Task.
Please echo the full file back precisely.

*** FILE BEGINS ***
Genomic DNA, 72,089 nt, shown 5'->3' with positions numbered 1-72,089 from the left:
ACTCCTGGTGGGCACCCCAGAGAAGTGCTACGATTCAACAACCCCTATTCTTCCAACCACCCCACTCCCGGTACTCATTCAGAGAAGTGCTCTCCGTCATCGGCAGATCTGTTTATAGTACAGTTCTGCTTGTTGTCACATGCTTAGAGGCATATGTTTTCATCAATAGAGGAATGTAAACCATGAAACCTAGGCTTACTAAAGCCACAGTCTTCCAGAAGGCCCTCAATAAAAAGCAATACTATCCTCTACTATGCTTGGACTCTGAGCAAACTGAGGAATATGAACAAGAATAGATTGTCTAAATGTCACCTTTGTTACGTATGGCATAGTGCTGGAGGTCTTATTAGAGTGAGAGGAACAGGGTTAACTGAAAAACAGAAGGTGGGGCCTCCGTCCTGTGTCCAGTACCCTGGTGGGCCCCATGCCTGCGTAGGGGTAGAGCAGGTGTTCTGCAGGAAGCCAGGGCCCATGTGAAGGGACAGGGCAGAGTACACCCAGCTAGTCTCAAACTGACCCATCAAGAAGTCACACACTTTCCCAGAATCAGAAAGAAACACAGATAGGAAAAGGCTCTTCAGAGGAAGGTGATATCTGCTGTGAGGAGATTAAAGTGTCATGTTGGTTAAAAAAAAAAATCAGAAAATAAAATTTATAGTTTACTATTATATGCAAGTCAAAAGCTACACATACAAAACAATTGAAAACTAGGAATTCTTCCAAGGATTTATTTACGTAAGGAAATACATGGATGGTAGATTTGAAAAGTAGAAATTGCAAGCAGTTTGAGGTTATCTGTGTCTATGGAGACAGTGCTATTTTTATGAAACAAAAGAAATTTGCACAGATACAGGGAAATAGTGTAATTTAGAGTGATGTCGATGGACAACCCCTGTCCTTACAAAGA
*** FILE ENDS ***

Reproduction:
Genomic DNA, 72,089 nt, shown 5'->3' with positions numbered 1-72,089 from the left:
ACTCCTGGTGGGCACCCCAGAGAAGTGCTACGATTCAACAACCCCTATTCTTCCAACCACCCCACTCCCGGTACTCATTCAGAGAAGTGCTCTCCGTCATCGGCAGATCTGTTTATAGTACAGTTCTGCTTGTTGTCACATGCTTAGAGGCATATGTTTTCATCAATAGAGGAATGTAAACCATGAAACCTAGGCTTACTAAAGCCACAGTCTTCCAGAAGGCCCTCAATAAAAAGCAATACTATCCTCTACTATGCTTGGACTCTGAGCAAACTGAGGAATATGAACAAGAATAGATTGTCTAAATGTCACCTTTGTTACGTATGGCATAGTGCTGGAGGTCTTATTAGAGTGAGAGGAACAGGGTTAACTGAAAAACAGAAGGTGGGGCCTCCGTCCTGTGTCCAGTACCCTGGTGGGCCCCATGCCTGCGTAGGGGTAGAGCAGGTGTTCTGCAGGAAGCCAGGGCCCATGTGAAGGGACAGGGCAGAGTACACCCAGCTAGTCTCAAACTGACCCATCAAGAAGTCACACACTTTCCCAGAATCAGAAAGAAACACAGATAGGAAAAGGCTCTTCAGAGGAAGGTGATATCTGCTGTGAGGAGATTAAAGTGTCATGTTGGTTAAAAAAAAAAATCAGAAAATAAAATTTATAGTTTACTATTATATGCAAGTCAAAAGCTACACATACAAAACAATTGAAAACTAGGAATTCTTCCAAGGATTTATTTACGTAAGGAAATACATGGATGGTAGATTTGAAAAGTAGAAATTGCAAGCAGTTTGAGGTTATCTGTGTCTATGGAGACAGTGCTATTTTTATGAAACAAAAGAAATTTGCACAGATACAGGGAAATAGTGTAATTTAGAGTGATGTCGATGGACAACCCCTGTCCTTACAAAGA